Given the severity of the disorder we did not have access to a viable cell source from an affected male. To investigate whether the GPKOW c.331+5G>A donor splice site variant alters GPKOW pre-mRNA splicing and creates alternative mRNA species harboring premature termination codons (PTC) that are subject to Nonsense Mediated mRNA Decay (NMD), we inhibited NMD in low passage LCLs from three carrier (I-2, II-2 and III-2) and three control females with cycloheximide (CHX). Increased levels of bona fide NMD target GADD45B mRNA confirmed NMD inhibition (Supplementary Figure 2). RT-PCR amplification of GPKOW mRNA using primers located within exons 1 and 5 revealed four aberrant GPKOW transcripts in addition to the full-length transcript (Figures 1b and d). Transcripts A and B were present in all CHX-treated LCLs suggesting they result from normal splicing events unrelated to the c.331+5G>A variant, and as they were largely undetectable in the untreated LCLs, are naturally degraded by NMD. Sanger sequencing revealed transcript A lacks exon 3 and transcript B lacks exons 3 and 4 (Figures 1c and d and Supplementary Figure 1b), in both cases causing frameshifts and the introduction of a PTC. Transcripts C and D were only amplified from carrier female samples, suggesting they result from incorrect processing of the allele with the variant c.331+5G>A donor splice site. Transcript C was predominantly detected in the CHX-treated samples indicating it is subject to NMD. Sanger sequencing revealed transcript C lacks exons 2 and 3, causing frameshift and the introduction of a PTC. Presence of comparable levels of transcript D in CHX-treated and untreated carrier female LCLs suggested that it is refractory to NMD. Sanger sequencing showed that transcript D lacks exons 2, 3 and 4, maintaining the reading frame (Figures 1c and d and Supplementary Figure 1b). The differences in the abundance of transcripts C and D observed between the carrier female LCLs (Figure 1d) corresponded to the percentage of the cells in each culture expressing the GPKOW c.331+5G>A allele, as determined by methylation status of the AR c.170T>A, p.(Leu57Gln) allele.

To further investigate the c.331+5G>A variant in isolation from sequence-confirmed WT allele expression, we isolated clonal cultures from the LCL of carrier female II-2. From 13 successfully isolated clones, 12 expressed the WT GPKOW allele and one the c.331+5G>A variant allele (Supplementary Figure 3b). Real time quantitative PCR (RT-qPCR) revealed that full length GPKOW levels were reduced by 80% in the c.331+5G>A expressing clone as compared to three independent WT expressing clones and three unrelated controls (Figure 2a). Western blot analysis showed a corresponding 70% reduction in full-length GPKOW protein, with the presence of an additional band at approximately 40 kDa, corresponding to the size predicted for transcript D translation product (Figures 2b and c). Indirect immunofluorescent detection of GPKOW protein in clonal LCL cultures demonstrated significant reduction in GPKOW levels but no discernible effect on its localization in the c.331+5G>A variant cells compared to WT cells and unrelated controls (Figure 3).

Figure 2
figure2

GPKOW full length WT mRNA and protein are significantly reduced in the c.331+5G>A LCL clone (MT). (a) Graph showing GPKOW mRNA levels relative to ACTB. RT-qPCR data from independent WT clones (n=3), c.331+5G>A clones (n=2; different passages of the same culture) from the carrier female II-2, and normal controls (n=3) was averaged and error bars show SD. (b) Western blot showing full length GPKOW from independent WT clones (n=3), the c.331+5G>A clone (n=2; different passages of the same culture; P1, P2), and normal controls (n=3). An additional band at around 40kDa in the c.331+5G>A (MT) clones P1 and P2 corresponds to the predicted size of a truncated protein translated from transcript D. (c) Graph showing the mean densitometry values of full length GPKOW protein relative to β-actin. Western blot signals in (b) were measured by ImageJ software and normalised to housekeeping β-actin protein. Error bars show SD.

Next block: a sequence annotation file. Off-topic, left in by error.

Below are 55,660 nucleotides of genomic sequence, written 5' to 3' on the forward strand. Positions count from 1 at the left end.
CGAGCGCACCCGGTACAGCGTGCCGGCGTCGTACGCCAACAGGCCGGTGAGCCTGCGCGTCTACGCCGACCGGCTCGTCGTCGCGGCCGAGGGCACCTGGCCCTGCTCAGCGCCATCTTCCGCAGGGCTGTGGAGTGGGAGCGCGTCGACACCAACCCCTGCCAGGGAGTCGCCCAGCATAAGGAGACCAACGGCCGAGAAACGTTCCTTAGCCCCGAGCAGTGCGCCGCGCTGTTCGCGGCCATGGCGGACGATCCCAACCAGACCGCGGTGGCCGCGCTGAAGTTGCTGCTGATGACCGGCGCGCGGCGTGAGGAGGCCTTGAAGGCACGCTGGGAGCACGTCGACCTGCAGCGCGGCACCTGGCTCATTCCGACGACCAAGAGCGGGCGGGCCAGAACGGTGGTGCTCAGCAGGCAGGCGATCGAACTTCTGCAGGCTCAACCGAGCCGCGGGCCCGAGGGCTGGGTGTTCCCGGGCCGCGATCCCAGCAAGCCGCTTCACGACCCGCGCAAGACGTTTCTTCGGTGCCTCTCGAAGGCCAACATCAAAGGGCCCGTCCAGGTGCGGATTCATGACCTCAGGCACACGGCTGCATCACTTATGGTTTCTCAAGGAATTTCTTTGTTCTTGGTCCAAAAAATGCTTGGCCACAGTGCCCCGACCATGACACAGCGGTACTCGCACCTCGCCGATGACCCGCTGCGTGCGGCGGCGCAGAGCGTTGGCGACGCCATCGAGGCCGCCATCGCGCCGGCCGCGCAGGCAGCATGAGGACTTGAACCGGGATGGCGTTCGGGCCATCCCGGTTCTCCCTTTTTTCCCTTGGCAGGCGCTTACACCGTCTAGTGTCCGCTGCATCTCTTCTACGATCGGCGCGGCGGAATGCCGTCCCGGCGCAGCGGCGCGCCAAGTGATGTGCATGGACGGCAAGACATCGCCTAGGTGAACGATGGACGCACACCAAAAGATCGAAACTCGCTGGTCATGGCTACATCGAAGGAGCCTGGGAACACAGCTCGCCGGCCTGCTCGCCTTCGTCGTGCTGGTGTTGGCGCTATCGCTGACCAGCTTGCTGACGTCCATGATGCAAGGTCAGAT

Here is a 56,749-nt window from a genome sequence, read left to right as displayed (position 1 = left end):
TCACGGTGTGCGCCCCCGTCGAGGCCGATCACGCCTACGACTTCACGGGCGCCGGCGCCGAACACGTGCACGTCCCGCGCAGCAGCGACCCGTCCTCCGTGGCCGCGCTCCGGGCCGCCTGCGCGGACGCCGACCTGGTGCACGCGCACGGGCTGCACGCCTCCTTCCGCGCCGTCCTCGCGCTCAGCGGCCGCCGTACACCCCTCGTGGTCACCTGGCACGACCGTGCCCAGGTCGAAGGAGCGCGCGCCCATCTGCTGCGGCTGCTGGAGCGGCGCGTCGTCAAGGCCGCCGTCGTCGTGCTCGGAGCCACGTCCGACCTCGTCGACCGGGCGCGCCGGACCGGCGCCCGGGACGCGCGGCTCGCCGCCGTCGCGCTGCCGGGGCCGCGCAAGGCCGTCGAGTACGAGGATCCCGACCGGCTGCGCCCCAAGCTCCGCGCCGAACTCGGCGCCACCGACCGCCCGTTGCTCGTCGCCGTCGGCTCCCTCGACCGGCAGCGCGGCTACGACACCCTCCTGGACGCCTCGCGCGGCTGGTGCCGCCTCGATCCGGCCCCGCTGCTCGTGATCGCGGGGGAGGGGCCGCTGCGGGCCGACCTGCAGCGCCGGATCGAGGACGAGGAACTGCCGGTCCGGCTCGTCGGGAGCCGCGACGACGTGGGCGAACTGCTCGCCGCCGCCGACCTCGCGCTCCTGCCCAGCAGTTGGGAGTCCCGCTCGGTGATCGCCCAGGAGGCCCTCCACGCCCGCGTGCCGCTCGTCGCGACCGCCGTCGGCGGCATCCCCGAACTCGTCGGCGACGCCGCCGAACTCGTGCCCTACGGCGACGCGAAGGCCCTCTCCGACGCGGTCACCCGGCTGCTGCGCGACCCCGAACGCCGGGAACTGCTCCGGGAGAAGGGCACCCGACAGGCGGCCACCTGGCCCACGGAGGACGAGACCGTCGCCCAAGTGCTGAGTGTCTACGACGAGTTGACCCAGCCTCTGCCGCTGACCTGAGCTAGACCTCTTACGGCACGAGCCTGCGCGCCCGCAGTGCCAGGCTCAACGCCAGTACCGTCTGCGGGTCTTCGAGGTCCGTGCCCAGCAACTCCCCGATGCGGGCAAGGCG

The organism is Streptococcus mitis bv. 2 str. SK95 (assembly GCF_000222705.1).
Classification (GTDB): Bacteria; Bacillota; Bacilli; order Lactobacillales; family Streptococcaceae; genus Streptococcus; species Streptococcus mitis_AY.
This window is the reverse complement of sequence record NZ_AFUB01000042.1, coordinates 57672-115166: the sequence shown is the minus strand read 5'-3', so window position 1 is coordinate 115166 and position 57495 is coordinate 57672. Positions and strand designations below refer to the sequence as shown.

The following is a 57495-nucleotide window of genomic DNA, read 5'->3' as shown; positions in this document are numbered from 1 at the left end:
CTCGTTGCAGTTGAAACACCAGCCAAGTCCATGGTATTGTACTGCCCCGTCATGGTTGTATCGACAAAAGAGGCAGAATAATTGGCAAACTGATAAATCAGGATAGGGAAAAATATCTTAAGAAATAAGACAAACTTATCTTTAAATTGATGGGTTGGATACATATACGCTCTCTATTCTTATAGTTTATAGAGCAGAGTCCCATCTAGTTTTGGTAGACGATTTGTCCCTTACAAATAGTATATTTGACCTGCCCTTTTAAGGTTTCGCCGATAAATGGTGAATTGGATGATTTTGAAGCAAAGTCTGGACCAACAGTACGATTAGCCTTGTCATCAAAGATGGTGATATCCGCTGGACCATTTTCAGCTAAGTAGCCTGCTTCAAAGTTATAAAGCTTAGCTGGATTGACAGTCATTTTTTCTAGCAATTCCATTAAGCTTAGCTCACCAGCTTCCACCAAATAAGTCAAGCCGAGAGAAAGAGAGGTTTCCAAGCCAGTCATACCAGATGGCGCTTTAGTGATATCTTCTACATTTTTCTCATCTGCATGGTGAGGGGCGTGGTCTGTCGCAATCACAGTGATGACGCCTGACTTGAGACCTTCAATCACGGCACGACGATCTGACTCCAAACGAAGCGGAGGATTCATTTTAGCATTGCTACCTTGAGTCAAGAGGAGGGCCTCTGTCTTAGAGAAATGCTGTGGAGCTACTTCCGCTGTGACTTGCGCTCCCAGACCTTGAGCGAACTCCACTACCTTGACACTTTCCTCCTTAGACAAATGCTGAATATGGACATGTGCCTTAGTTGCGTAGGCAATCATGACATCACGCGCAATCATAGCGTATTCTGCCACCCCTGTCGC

Figure 3
figure3

Immunofluorescence showing a dramatic GPKOW reduction in c.331+5G>A clonal LCLs. Representative images of LCL immunofluorescence for GPKOW from normal controls from different individuals (n=3), independent WT clones (n=3) and c.331+5G>A clone (n=1, done in duplicate). Scale bars represent 20 μm.

Discussion

That RNA metabolism is fundamental to normal brain development and neuronal function is demonstrated by the complexity of alternative precursor messenger RNA (pre-mRNA) splicing in the human brain.7 In excess of 350 disorders, including many neurodevelopmental disorders, are consequences of genetic variants affecting pre-mRNA splicing.8 Furthermore, variants in splicing factors themselves are reported to cause a wide variety of human diseases.8, 9, 10

In this work we implicate GPKOW in a male-lethal developmental disorder. GPKOW is a ubiquitously expressed nuclear RNA-binding protein that has been identified as a core member of the spliceosome.11 GPKOW associates with catalytically active complexes Bact and C11, 12 and acts as an essential cofactor for the two DEAH-box helicases, DHX16 and DHX38, which sequentially catalyze the key transesterification reactions. GPKOW has been classified as essential for human cell survival,13 and there are no known paralogs in the human genome. Moreover, there are no homozygous or hemizygous loss of function variants thus far listed in ExAC.6 However, DECIPHER lists a patient (#286121) with a 1.4 Mbp deletion including the GPKOW gene and a 33 Mbp pathogenic deletion of chromosome 21, presenting microcephaly as one of the clinical symptoms. GPKOW is highly conserved and has been shown to be essential for life in numerous model organisms. For example, in Caenorhabditis elegans, RNAi manipulation of its GPKOW ortholog R11A8.2 results in embryonic lethality in more than 80% of cases and the minority that survived had morphological growth defects.14 RNAi silencing of the GPKOW ortholog CG10324 in Drosophila melanogaster neuroblasts is early lethal and causes under proliferation.15 To our knowledge, no vertebrate model of a GPKOW knockout has been generated.